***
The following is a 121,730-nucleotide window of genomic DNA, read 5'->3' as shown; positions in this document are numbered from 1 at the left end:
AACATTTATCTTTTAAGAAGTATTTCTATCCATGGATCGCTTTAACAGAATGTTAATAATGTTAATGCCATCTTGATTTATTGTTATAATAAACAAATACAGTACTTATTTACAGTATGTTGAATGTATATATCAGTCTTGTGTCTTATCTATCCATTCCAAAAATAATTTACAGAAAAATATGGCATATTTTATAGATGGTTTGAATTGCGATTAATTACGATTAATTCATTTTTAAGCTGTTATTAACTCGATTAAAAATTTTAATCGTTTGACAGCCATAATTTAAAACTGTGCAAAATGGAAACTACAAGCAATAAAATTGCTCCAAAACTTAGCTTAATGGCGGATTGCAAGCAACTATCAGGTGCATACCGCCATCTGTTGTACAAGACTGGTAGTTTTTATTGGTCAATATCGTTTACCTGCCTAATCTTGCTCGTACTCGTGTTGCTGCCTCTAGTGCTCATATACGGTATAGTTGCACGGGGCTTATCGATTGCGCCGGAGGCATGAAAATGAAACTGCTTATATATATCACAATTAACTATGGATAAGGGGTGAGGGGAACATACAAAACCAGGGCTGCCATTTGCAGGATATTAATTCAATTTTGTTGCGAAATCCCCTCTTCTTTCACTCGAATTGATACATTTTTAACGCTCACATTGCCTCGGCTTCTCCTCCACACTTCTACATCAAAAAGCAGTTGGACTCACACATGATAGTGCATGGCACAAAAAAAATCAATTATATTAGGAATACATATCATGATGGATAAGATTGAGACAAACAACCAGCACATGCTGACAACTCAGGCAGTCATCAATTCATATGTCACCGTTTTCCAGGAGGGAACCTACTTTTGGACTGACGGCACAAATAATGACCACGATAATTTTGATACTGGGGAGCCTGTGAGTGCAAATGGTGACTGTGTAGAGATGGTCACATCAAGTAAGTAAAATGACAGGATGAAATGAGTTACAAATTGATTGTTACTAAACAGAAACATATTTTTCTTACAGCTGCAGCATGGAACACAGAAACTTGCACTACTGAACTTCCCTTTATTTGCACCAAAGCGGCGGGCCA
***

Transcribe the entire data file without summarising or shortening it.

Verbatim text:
The following is a 121,730-nucleotide window of genomic DNA, read 5'->3' as shown; positions in this document are numbered from 1 at the left end:
AACATTTATCTTTTAAGAAGTATTTCTATCCATGGATCGCTTTAACAGAATGTTAATAATGTTAATGCCATCTTGATTTATTGTTATAATAAACAAATACAGTACTTATTTACAGTATGTTGAATGTATATATCAGTCTTGTGTCTTATCTATCCATTCCAAAAATAATTTACAGAAAAATATGGCATATTTTATAGATGGTTTGAATTGCGATTAATTACGATTAATTCATTTTTAAGCTGTTATTAACTCGATTAAAAATTTTAATCGTTTGACAGCCATAATTTAAAACTGTGCAAAATGGAAACTACAAGCAATAAAATTGCTCCAAAACTTAGCTTAATGGCGGATTGCAAGCAACTATCAGGTGCATACCGCCATCTGTTGTACAAGACTGGTAGTTTTTATTGGTCAATATCGTTTACCTGCCTAATCTTGCTCGTACTCGTGTTGCTGCCTCTAGTGCTCATATACGGTATAGTTGCACGGGGCTTATCGATTGCGCCGGAGGCATGAAAATGAAACTGCTTATATATATCACAATTAACTATGGATAAGGGGTGAGGGGAACATACAAAACCAGGGCTGCCATTTGCAGGATATTAATTCAATTTTGTTGCGAAATCCCCTCTTCTTTCACTCGAATTGATACATTTTTAACGCTCACATTGCCTCGGCTTCTCCTCCACACTTCTACATCAAAAAGCAGTTGGACTCACACATGATAGTGCATGGCACAAAAAAAATCAATTATATTAGGAATACATATCATGATGGATAAGATTGAGACAAACAACCAGCACATGCTGACAACTCAGGCAGTCATCAATTCATATGTCACCGTTTTCCAGGAGGGAACCTACTTTTGGACTGACGGCACAAATAATGACCACGATAATTTTGATACTGGGGAGCCTGTGAGTGCAAATGGTGACTGTGTAGAGATGGTCACATCAAGTAAGTAAAATGACAGGATGAAATGAGTTACAAATTGATTGTTACTAAACAGAAACATATTTTTCTTACAGCTGCAGCATGGAACACAGAAACTTGCACTACTGAACTTCCCTTTATTTGCACCAAAGCGGCGGGCCA